Ben is an illustrator and kid's creative writing tutor from Melbourne. He has worked on children's book covers, band posters, logo design, typography, zines and comics. He’s also animated a comedy series and a music video and helped design an e-learning program for Deakin University. Ben is a keen amateur naturalist who has been fascinated with apes since childhood and counts seeing real wild orangutans in Borneo as one of the most amazing experiences of his life.
Ben is contributing a brand new piece of artwork of a male orangutan, which he has drawn especially for our inaugural Orang-Artan Competition. This one-of-a-kind picture will form part of the First Prize in our 9-11 age group. You can check out Ben’s artwork at here and follow him on Facebook or Instagram.
Emma Quay is an illustrator and writer of many award-winning picture books; her memorable characters for My Sunbeam Baby, Rudie Nudie, Baby Bedtime, Shrieking Violet, Bear and Chook, Daddy’s Cheeky Monkey, Good Night, Me and Scarlett, Starlet are favourites on children's bookshelves all over Australia. Her brand-new title for young children, Rudie Nudie Christmas, will be released in October 2020.
Emma grew up in the English countryside and has wanted to illustrate children's books for as long as she can remember. She works from a studio in her home and sometimes feels like she barely leaves it, but her illustrative work is held in collections around the world, including the permanent collection of the Victoria and Albert Museum, London. You can read more about Emma and on her website at or follow her on Facebook or Instagram. Goodnight, Me, illustrated by Emma, forms part of our First Prize in the 3-5 age group.
Eggpicnic (Camila & Chris)
Eggpicnic is a Sydney-based design studio devoted to wildlife conservation set up by designers and birders, Camila De Gregorio and Christopher Macaluso. They produce fine art prints and public art to end wildlife extinction through education. Creating characters that tread a fine-line between art and design, they aim to capture the beauty of the natural world with the hope of inspiring others to protect it. They actively support conservation programs, with profits from their work donated to support scientific research.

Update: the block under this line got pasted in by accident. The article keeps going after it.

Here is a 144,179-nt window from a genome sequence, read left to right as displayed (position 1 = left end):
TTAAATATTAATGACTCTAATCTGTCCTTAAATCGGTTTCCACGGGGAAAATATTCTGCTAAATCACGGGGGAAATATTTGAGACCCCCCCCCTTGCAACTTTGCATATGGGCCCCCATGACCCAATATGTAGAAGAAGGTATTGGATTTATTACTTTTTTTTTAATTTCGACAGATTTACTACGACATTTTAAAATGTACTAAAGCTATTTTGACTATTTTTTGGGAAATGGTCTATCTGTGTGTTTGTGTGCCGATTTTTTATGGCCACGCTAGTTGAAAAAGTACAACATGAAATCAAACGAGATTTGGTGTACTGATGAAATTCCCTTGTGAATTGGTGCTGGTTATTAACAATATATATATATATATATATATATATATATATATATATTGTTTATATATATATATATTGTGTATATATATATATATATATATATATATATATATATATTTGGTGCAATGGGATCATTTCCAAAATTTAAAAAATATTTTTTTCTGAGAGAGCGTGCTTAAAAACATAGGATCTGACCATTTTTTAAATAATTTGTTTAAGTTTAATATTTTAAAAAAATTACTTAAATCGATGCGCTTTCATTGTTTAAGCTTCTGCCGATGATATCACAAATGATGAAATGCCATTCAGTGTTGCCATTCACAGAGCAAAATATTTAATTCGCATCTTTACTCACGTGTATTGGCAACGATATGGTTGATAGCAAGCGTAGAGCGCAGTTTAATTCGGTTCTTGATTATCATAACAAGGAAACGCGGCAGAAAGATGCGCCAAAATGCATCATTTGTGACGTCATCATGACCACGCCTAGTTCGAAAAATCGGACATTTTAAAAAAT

Simple yet striking, their work has been transformed into large-scale public art by the City of Sydney, in Sydney Olympic Park and Bondi Beach, bringing nature back into the urban environment. In 2019 they were recognised for their artistic excellence by the Sydney Opera House, becoming the first winners of their Uncovered Program, with their work selected as the best in the category of Prints, Photography and Art. They work with local and international scientists, with their work exhibited in New York in 2019 as part of New York Audubon’s Summer Exhibition and at The Royal Botanic Garden Sydney in 2019 and 2020. They take part in Key Biodiversity Area surveys, helping to collect data on the ground for research and policy implementation purposes. Their collection features over 200 species of Australian birds including Australia’s critically endangered, vulnerable and iconic fauna. You can read more about Eggpicnic and see their gorgeous illustrations at their website or follow them on Facebook or Instagram.
Guidelines for the ‘free art’ category (ideal for ages 9 to 11):
Younger age groups are welcome to submit 'free' artwork, which we will judge separately from the colouring-in pages.